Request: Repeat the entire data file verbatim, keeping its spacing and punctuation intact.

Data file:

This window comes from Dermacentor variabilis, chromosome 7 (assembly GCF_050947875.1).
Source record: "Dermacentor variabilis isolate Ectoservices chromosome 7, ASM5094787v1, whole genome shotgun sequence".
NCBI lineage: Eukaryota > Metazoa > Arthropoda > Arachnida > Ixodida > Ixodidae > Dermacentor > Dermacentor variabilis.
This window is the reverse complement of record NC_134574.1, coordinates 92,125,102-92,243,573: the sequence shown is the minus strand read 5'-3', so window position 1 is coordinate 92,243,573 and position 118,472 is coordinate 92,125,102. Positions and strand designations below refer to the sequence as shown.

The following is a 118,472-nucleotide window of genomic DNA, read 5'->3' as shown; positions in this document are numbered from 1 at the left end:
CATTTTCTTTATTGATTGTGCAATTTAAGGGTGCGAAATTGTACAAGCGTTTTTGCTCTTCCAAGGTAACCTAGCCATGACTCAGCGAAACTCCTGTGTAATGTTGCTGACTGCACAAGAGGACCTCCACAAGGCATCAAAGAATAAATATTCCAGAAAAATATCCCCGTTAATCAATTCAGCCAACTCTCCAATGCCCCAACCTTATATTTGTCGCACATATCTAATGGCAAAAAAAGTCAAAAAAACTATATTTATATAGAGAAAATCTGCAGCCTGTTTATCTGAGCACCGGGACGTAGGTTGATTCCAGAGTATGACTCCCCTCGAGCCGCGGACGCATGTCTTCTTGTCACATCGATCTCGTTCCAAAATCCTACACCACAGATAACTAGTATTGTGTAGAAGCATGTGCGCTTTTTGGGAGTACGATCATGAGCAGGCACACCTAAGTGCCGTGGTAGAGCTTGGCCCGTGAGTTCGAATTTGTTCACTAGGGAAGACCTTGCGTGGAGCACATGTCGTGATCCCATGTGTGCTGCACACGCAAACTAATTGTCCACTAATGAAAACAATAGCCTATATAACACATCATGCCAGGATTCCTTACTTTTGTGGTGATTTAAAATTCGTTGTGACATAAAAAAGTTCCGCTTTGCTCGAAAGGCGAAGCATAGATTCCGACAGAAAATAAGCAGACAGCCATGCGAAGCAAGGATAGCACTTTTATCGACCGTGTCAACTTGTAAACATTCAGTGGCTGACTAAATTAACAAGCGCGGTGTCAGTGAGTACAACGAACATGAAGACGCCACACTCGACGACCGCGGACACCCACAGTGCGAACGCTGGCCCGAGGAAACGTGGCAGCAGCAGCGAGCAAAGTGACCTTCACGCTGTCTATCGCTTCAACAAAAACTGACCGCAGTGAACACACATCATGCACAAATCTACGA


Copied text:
This window comes from Dermacentor variabilis, chromosome 7 (assembly GCF_050947875.1).
Source record: "Dermacentor variabilis isolate Ectoservices chromosome 7, ASM5094787v1, whole genome shotgun sequence".
NCBI lineage: Eukaryota > Metazoa > Arthropoda > Arachnida > Ixodida > Ixodidae > Dermacentor > Dermacentor variabilis.
This window is the reverse complement of record NC_134574.1, coordinates 92,125,102-92,243,573: the sequence shown is the minus strand read 5'-3', so window position 1 is coordinate 92,243,573 and position 118,472 is coordinate 92,125,102. Positions and strand designations below refer to the sequence as shown.

The following is a 118,472-nucleotide window of genomic DNA, read 5'->3' as shown; positions in this document are numbered from 1 at the left end:
CATTTTCTTTATTGATTGTGCAATTTAAGGGTGCGAAATTGTACAAGCGTTTTTGCTCTTCCAAGGTAACCTAGCCATGACTCAGCGAAACTCCTGTGTAATGTTGCTGACTGCACAAGAGGACCTCCACAAGGCATCAAAGAATAAATATTCCAGAAAAATATCCCCGTTAATCAATTCAGCCAACTCTCCAATGCCCCAACCTTATATTTGTCGCACATATCTAATGGCAAAAAAAGTCAAAAAAACTATATTTATATAGAGAAAATCTGCAGCCTGTTTATCTGAGCACCGGGACGTAGGTTGATTCCAGAGTATGACTCCCCTCGAGCCGCGGACGCATGTCTTCTTGTCACATCGATCTCGTTCCAAAATCCTACACCACAGATAACTAGTATTGTGTAGAAGCATGTGCGCTTTTTGGGAGTACGATCATGAGCAGGCACACCTAAGTGCCGTGGTAGAGCTTGGCCCGTGAGTTCGAATTTGTTCACTAGGGAAGACCTTGCGTGGAGCACATGTCGTGATCCCATGTGTGCTGCACACGCAAACTAATTGTCCACTAATGAAAACAATAGCCTATATAACACATCATGCCAGGATTCCTTACTTTTGTGGTGATTTAAAATTCGTTGTGACATAAAAAAGTTCCGCTTTGCTCGAAAGGCGAAGCATAGATTCCGACAGAAAATAAGCAGACAGCCATGCGAAGCAAGGATAGCACTTTTATCGACCGTGTCAACTTGTAAACATTCAGTGGCTGACTAAATTAACAAGCGCGGTGTCAGTGAGTACAACGAACATGAAGACGCCACACTCGACGACCGCGGACACCCACAGTGCGAACGCTGGCCCGAGGAAACGTGGCAGCAGCAGCGAGCAAAGTGACCTTCACGCTGTCTATCGCTTCAACAAAAACTGACCGCAGTGAACACACATCATGCACAAATCTACGA